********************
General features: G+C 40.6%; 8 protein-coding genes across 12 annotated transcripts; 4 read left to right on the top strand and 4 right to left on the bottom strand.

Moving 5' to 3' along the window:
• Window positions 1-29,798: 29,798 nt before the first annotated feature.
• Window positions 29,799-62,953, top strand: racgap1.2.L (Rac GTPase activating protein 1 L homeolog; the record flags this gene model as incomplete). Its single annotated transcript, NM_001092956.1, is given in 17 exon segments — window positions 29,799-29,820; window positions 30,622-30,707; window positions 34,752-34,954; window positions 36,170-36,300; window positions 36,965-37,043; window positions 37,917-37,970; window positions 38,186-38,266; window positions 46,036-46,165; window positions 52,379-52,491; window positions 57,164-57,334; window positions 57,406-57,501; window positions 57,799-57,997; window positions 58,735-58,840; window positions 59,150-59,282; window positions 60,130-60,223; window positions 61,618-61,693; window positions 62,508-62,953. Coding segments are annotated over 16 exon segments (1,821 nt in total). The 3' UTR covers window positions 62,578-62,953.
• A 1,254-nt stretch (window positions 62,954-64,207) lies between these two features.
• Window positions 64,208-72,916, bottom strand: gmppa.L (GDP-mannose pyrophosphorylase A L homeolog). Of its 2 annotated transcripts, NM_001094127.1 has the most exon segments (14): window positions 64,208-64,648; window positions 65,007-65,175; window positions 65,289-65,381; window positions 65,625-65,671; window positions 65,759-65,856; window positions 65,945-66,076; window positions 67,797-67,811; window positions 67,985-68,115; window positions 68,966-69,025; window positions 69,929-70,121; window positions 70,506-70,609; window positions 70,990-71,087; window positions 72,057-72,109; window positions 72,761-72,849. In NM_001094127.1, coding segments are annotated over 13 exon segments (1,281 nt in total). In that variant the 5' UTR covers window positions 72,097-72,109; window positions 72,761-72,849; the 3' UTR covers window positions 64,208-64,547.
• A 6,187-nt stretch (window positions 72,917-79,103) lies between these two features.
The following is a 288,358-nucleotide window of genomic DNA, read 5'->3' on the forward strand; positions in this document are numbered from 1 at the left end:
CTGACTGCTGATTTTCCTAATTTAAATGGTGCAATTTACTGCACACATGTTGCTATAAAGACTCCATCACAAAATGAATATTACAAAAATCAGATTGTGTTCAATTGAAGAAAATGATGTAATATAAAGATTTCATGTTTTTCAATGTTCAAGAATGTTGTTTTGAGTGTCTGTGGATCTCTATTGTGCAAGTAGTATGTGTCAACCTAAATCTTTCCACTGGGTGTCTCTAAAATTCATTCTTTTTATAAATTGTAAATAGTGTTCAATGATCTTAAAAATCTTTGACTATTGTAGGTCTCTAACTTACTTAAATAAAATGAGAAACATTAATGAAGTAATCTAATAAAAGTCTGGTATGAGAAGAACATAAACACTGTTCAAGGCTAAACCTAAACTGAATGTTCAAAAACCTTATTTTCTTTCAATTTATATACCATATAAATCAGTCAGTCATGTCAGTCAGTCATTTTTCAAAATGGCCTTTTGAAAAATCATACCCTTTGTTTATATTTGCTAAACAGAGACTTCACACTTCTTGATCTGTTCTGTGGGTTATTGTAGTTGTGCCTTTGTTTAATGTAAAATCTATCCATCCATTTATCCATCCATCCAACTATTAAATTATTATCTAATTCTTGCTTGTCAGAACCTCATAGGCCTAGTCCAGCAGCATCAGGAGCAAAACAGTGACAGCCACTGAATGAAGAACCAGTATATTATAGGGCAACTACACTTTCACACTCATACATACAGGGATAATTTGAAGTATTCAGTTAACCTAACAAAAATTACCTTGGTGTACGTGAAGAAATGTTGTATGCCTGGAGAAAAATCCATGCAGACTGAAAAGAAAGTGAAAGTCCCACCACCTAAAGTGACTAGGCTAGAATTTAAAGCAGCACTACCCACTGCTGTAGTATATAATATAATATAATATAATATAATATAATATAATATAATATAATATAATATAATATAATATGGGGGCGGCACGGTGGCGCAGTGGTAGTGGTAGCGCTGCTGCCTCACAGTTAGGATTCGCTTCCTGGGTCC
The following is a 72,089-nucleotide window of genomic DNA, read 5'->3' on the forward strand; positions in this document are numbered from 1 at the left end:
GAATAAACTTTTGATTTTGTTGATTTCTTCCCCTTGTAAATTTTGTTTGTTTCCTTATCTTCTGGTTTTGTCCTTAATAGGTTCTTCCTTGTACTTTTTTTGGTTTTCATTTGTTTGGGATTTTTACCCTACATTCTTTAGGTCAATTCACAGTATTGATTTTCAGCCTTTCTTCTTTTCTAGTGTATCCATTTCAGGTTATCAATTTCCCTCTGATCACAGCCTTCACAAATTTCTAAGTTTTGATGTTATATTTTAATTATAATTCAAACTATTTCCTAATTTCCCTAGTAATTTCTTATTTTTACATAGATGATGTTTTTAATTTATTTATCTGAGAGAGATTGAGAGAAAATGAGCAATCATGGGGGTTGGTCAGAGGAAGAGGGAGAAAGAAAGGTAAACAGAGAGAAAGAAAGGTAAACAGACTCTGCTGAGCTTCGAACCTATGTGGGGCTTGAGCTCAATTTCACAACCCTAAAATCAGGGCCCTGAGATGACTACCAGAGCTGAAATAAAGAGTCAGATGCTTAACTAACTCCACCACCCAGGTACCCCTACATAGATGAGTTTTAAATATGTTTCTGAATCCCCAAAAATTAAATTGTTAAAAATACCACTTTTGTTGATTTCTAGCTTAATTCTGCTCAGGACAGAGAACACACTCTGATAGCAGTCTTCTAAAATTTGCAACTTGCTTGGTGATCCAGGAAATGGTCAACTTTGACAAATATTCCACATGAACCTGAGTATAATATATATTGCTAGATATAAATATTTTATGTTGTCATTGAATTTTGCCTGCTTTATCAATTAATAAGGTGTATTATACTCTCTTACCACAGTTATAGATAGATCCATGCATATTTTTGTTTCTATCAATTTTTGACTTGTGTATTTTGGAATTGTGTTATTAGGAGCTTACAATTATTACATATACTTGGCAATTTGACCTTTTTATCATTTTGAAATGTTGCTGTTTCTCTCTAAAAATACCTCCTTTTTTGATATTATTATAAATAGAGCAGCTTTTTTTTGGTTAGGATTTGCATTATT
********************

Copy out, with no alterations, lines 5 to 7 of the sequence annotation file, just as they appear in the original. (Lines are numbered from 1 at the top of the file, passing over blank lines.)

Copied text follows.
• A 1,254-nt stretch (window positions 62,954-64,207) lies between these two features.
• Window positions 64,208-72,916, bottom strand: gmppa.L (GDP-mannose pyrophosphorylase A L homeolog). Of its 2 annotated transcripts, NM_001094127.1 has the most exon segments (14): window positions 64,208-64,648; window positions 65,007-65,175; window positions 65,289-65,381; window positions 65,625-65,671; window positions 65,759-65,856; window positions 65,945-66,076; window positions 67,797-67,811; window positions 67,985-68,115; window positions 68,966-69,025; window positions 69,929-70,121; window positions 70,506-70,609; window positions 70,990-71,087; window positions 72,057-72,109; window positions 72,761-72,849. In NM_001094127.1, coding segments are annotated over 13 exon segments (1,281 nt in total). In that variant the 5' UTR covers window positions 72,097-72,109; window positions 72,761-72,849; the 3' UTR covers window positions 64,208-64,547.
• A 6,187-nt stretch (window positions 72,917-79,103) lies between these two features.